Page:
August, 18 2018

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Wardle Academy in Wyoming Loses Funding

The future is uncertain for the Jeffrey C. Wardle Academy, the CEO of the company that runs the privately run juvenile detention and residential treatment center said.

The events and bad publicity of this summer and fall have taken their toll on its staff's morale, as well as the company's finances, said John Harrison.

DFS Pulls Funding

This summer, the Wyoming Department of Family Services announced it was removing youth undergoing drug treatment at Wardle, citing concerns for their safety.

In May, a detainee beat up one of the treatment youth, Harrison said. The state said it was unacceptable to allow the populations to mingle.

Harrison said the state had approved this particular setup when the facility was last audited and licensed: the detention wing had a couple of rooms for treatment youth who needed to be removed from the rest of the population. This is where the fight occurred.

Then a staffer was arrested for allegedly providing cocaine to detainees.

Since then, the state signed a new contract with Wardle, rolling back its monthly payment by more than $100,000. It also no longer advocates to the courts to send youth there for treatment, though the final decision is the judge's.

According to the Department of Family Services, there are 16 "DFS youth" at Wardle - four detention and 16 treatment.

Harrison said his goal is to keep the center open.

Problems if the Treatment Program is Closed

If it should close, that would put the police and sheriff in quite a bind, since the Laramie County jail is not equipped to house juvenile offenders.

Capt. Bill Long of the sheriff's department said they must be separated from the adult population by sight and sound. Violating this federal regulation means losing money.

Frontier Corrections cannot thrive on detention alone; the number of youth can range from a couple to 18. They cycle in and out quickly. No matter how many are there, it has to be fully staffed, 24 hours a day, seven days a week.

The money is made from drug treatment - a young person can be housed there for several months. Before the new state contract, the average number of treatment youth was 55.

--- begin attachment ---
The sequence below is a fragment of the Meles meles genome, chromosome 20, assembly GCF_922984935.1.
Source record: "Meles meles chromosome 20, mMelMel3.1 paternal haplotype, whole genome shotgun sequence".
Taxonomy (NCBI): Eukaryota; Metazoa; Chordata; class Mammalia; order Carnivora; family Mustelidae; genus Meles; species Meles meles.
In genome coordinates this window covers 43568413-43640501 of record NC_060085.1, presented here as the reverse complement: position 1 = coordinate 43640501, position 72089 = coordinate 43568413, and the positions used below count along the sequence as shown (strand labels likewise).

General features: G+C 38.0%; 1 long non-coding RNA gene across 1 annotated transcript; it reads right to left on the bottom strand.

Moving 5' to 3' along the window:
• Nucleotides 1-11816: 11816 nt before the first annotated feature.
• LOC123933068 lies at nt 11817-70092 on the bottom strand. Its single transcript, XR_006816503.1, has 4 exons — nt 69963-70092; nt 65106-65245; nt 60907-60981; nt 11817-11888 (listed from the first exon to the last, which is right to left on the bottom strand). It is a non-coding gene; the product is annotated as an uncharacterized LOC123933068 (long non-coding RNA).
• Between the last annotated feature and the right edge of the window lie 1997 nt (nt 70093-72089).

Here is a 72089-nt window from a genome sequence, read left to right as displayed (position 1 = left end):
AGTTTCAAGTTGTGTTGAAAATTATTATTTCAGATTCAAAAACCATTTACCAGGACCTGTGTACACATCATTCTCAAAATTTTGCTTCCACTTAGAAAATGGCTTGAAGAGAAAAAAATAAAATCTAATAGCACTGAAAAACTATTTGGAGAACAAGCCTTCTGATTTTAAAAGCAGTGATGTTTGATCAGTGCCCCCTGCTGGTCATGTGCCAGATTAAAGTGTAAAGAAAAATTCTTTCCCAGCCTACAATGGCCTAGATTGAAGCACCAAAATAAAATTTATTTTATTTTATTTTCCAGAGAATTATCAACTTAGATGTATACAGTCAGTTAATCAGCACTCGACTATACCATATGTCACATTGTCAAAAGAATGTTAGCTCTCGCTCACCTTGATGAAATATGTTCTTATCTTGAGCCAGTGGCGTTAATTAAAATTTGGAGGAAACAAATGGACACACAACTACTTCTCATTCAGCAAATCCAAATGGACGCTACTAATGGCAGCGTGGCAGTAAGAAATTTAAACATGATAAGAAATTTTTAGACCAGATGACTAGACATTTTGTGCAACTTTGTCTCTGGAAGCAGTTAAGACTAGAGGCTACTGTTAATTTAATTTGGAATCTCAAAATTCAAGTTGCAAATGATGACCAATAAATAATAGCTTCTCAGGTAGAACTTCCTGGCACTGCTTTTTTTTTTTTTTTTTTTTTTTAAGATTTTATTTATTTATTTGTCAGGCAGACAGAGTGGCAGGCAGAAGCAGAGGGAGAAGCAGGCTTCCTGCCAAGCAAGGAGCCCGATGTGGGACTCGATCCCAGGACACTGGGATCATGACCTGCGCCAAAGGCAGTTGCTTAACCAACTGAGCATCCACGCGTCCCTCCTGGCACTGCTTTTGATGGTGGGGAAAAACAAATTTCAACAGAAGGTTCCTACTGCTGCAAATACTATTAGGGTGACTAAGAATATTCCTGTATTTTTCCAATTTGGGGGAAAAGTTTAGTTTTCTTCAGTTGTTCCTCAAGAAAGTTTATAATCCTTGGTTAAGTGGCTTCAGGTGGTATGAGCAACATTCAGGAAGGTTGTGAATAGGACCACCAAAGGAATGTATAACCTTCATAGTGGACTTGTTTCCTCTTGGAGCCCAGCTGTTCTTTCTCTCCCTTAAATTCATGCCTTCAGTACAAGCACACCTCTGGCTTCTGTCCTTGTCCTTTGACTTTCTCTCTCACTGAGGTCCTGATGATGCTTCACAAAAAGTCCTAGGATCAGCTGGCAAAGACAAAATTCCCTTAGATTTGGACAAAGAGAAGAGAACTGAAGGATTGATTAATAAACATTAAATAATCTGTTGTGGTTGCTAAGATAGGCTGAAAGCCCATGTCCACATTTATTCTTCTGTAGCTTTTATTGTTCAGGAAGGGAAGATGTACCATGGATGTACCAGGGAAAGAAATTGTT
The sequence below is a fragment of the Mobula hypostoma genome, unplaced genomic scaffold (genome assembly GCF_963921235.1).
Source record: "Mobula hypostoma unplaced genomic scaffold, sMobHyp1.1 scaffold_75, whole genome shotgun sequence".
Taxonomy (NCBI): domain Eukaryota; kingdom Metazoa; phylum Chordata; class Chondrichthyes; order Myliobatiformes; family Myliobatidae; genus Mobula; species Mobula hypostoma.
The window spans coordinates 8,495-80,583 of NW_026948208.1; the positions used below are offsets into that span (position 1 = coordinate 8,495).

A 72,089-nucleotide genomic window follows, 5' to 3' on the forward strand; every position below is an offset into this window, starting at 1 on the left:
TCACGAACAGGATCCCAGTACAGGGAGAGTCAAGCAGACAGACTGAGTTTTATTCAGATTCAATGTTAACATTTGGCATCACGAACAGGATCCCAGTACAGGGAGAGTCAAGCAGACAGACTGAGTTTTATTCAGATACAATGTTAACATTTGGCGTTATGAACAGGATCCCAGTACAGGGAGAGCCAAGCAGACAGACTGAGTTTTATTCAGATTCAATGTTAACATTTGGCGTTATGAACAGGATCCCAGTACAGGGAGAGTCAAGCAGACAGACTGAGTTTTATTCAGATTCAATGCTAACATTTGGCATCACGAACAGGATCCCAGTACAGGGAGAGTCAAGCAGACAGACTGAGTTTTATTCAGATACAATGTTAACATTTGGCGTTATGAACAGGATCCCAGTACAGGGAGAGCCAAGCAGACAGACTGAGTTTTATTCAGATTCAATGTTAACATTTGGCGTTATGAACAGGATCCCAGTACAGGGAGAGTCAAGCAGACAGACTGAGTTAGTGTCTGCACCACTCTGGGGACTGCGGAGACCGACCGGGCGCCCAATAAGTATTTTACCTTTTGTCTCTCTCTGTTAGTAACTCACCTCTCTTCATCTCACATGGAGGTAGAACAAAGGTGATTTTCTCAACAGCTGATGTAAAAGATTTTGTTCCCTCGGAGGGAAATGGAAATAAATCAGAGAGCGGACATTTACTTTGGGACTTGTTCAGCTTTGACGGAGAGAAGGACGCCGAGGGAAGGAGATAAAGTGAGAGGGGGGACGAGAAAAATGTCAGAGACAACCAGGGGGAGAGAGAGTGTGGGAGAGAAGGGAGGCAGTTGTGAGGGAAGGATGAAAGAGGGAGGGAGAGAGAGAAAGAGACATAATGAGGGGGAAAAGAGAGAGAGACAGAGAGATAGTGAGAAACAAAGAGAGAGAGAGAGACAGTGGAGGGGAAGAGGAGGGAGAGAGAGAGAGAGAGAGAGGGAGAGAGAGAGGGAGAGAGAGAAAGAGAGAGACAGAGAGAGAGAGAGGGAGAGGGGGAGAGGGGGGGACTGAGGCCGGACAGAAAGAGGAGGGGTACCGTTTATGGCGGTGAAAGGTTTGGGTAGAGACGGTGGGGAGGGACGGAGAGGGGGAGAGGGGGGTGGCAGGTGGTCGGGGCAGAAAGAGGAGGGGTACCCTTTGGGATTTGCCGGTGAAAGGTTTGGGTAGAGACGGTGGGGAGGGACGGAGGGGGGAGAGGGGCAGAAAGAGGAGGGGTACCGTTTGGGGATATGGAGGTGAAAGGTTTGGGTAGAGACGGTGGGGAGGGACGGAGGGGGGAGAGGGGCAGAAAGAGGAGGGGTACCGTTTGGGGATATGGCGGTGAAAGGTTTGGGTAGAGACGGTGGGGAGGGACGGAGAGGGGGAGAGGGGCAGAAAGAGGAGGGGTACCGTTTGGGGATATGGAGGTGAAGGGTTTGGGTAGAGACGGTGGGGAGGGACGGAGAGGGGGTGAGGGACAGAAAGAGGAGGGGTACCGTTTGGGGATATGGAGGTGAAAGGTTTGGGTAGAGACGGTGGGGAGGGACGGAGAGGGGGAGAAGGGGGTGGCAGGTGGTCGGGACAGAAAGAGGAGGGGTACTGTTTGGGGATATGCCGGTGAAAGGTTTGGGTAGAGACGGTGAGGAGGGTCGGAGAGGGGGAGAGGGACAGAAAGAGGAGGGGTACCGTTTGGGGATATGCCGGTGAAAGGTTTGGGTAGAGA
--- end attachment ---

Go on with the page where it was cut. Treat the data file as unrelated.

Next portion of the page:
Wardle's Academy's Options

Harrison said one solution is to look out of state for detention and treatment youth.

Another is to have an outside firm lease and run the facility, or buy it outright. Frontier Corrections built it in 2000 for $10 million.

But Harrison wants to restore the full contract with the state. The current one expires June 30.

In seven years of operating, Harrison said, the fight was the only "substantiated incident" at Wardle.

Obstacles to Keeping State Funding

Harrison said he has proposed bringing in a consultant, a mediator and face-to-face meetings, but his requests go ignored by Department of Family Services Director Tony Lewis.

DFS spokeswoman Juliette Rule said, "As far as I know, the lines of communication are wide open."

Losing Treatment and Jobs

The squeeze on finances has forced Harrison to shut down the youth transitional living center downtown, and he has laid off 70 staffers, including 40 at the Wardle Academy.

Harrison said this has hurt morale and brought on at least six resignations: Three therapists, the treatment director, and the outreach specialist, who serves as a liaison between the center and the courts. The former director of the transitional living center, who was transferred to the Wardle Academy in another capacity, also left.

Harrison said several of these staffers said they "couldn't handle the constant negativity from DFS." He said over a three-month period, the state has visited 191 times.

"If you were a therapist and saw all this coming, would you want to be looking at another job?" Harrison asked.

In the end, the state still has a contract with Harrison.

And the state never yanked the facility's license to provide residential treatment for boys and girls. The documents hang in the lobby, authorizing Wardle to house up to eight female and 22 male detainees; 48 males and 12 females for treatment.

But the state has a smaller contract with Wardle, down from $268,000 a month to $128,000. To help plug that gap, Harrison asked for more money for detention services - for the first time in five years, he added - another $11,000 a month from Laramie County and $6,000 a month more from Cheyenne. His profit margin was 2 percent then, he said.

Under the state's new contract with Wardle, the daily rate per youth amounts to $265 a day, Rule said.

Other Treatment Options for State Placed Youth

The state pays less to other places for treatment and detention - $120 to $140 a day for each youth "at any in-state treatment facility" and $100 a day for every youth housed at the Fremont and Sweetwater county detention facilities.

"We are paying more to FCS because FCS has made it clear to us that if we pull out completely or paid the standard rate, FCS would fold," Rule said. "There is a need here for both detention and treatment services for youth, and that can't be ignored.

"... So while we're not comfortable making such a large payment, we would be less comfortable if there were no option for youth here, and in fact, that's not a viable option considering these youth are placed in DFS custody and DFS is obligated to see that their needs are met."

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